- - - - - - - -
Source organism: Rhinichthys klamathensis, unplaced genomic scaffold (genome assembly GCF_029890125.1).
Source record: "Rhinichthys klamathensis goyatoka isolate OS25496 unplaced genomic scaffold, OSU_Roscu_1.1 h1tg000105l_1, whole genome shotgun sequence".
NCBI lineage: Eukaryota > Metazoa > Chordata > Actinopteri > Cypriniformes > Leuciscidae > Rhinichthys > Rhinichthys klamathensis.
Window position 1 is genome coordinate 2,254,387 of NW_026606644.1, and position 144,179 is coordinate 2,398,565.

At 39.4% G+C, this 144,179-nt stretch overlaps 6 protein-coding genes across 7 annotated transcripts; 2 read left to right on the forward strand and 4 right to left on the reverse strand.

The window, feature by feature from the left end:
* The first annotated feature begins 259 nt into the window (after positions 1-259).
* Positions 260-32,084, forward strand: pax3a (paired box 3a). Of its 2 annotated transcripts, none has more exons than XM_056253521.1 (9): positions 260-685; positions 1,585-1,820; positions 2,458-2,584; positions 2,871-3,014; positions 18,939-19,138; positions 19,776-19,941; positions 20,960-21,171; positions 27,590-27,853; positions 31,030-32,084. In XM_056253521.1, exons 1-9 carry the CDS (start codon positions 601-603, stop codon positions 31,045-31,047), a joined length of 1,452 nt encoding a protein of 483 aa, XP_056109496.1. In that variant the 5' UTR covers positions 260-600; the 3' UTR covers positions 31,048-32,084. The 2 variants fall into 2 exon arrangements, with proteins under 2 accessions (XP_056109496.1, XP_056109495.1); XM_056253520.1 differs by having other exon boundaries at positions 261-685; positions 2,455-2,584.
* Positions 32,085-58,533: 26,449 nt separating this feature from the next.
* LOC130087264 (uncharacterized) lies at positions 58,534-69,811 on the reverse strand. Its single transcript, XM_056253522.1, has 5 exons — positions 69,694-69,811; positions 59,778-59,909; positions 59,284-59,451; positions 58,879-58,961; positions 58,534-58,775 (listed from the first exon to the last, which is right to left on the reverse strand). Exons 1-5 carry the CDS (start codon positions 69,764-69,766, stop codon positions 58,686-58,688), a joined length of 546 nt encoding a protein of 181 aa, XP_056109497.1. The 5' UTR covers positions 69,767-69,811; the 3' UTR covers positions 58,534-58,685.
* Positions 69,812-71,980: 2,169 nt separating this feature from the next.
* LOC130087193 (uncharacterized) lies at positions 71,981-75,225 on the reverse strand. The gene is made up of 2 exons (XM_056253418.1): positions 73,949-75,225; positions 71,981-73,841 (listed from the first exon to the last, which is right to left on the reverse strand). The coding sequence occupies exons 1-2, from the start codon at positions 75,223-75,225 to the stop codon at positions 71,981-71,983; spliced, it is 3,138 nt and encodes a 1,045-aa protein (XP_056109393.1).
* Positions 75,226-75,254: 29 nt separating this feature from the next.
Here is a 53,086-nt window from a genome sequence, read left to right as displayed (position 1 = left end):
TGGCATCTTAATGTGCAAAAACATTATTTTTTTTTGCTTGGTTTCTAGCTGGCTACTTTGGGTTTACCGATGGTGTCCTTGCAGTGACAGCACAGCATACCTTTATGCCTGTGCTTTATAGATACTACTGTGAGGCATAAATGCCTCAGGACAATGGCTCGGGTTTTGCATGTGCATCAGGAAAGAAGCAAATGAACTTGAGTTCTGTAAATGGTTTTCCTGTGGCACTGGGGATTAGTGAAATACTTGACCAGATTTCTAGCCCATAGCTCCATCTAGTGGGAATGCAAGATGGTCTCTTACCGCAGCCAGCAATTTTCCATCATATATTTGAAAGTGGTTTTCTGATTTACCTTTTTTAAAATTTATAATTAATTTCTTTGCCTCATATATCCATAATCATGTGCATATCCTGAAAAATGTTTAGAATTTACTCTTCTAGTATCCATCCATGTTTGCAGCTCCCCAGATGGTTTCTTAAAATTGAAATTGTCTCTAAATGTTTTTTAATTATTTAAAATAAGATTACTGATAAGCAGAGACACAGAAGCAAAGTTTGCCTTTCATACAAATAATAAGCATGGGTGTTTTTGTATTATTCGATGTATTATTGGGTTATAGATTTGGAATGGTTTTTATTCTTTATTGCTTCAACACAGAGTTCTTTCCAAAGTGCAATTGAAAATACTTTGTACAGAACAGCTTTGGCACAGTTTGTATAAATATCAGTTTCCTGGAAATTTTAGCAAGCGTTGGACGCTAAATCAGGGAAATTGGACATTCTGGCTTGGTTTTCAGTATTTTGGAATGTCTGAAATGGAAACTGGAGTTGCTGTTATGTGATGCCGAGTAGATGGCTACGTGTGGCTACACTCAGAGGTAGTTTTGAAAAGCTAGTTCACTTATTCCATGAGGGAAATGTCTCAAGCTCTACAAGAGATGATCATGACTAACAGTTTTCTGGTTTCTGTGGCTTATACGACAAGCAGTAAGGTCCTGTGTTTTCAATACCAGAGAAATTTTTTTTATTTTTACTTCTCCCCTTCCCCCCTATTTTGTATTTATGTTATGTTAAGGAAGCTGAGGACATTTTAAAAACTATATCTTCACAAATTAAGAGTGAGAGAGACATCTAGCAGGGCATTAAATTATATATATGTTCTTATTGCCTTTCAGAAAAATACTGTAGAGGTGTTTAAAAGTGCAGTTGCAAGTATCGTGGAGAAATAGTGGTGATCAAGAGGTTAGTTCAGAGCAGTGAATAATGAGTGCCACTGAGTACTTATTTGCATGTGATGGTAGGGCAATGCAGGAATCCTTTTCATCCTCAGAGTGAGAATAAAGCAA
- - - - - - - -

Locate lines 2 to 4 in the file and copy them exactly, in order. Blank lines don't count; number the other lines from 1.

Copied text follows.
Source record: "Rhinichthys klamathensis goyatoka isolate OS25496 unplaced genomic scaffold, OSU_Roscu_1.1 h1tg000105l_1, whole genome shotgun sequence".
NCBI lineage: Eukaryota > Metazoa > Chordata > Actinopteri > Cypriniformes > Leuciscidae > Rhinichthys > Rhinichthys klamathensis.
Window position 1 is genome coordinate 2,254,387 of NW_026606644.1, and position 144,179 is coordinate 2,398,565.